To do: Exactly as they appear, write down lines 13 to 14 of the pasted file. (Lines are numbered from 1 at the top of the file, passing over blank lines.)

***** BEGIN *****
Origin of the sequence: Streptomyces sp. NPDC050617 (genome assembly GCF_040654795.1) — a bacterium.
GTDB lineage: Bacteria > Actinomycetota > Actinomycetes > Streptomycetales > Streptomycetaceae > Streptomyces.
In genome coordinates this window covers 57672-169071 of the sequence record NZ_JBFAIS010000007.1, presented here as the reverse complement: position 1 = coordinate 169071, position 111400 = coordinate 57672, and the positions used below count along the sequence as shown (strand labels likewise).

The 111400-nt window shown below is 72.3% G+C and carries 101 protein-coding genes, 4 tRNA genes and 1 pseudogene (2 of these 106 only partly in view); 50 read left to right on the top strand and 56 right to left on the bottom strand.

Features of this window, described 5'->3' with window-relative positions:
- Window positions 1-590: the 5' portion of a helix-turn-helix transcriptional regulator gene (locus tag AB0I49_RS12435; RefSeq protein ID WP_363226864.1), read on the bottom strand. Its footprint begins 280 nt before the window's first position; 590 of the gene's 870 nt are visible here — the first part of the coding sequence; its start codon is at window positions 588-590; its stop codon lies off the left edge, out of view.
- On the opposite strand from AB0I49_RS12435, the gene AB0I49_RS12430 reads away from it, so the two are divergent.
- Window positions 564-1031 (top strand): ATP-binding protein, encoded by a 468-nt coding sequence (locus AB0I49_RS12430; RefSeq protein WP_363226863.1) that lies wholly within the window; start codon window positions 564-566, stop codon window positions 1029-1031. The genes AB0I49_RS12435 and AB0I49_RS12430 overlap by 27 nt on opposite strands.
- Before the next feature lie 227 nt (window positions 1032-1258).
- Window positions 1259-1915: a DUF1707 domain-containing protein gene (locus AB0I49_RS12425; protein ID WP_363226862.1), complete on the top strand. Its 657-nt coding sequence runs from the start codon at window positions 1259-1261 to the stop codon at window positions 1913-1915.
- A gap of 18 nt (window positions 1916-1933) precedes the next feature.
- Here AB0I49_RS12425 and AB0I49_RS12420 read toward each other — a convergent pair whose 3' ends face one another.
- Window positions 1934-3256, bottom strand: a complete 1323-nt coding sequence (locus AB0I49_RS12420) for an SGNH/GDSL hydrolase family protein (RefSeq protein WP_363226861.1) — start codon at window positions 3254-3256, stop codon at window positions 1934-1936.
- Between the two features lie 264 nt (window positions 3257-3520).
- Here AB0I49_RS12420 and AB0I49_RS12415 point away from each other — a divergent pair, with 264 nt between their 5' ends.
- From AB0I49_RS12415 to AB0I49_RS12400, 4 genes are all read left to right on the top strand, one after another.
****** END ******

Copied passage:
- Window positions 1934-3256, bottom strand: a complete 1323-nt coding sequence (locus AB0I49_RS12420) for an SGNH/GDSL hydrolase family protein (RefSeq protein WP_363226861.1) — start codon at window positions 3254-3256, stop codon at window positions 1934-1936.
- Between the two features lie 264 nt (window positions 3257-3520).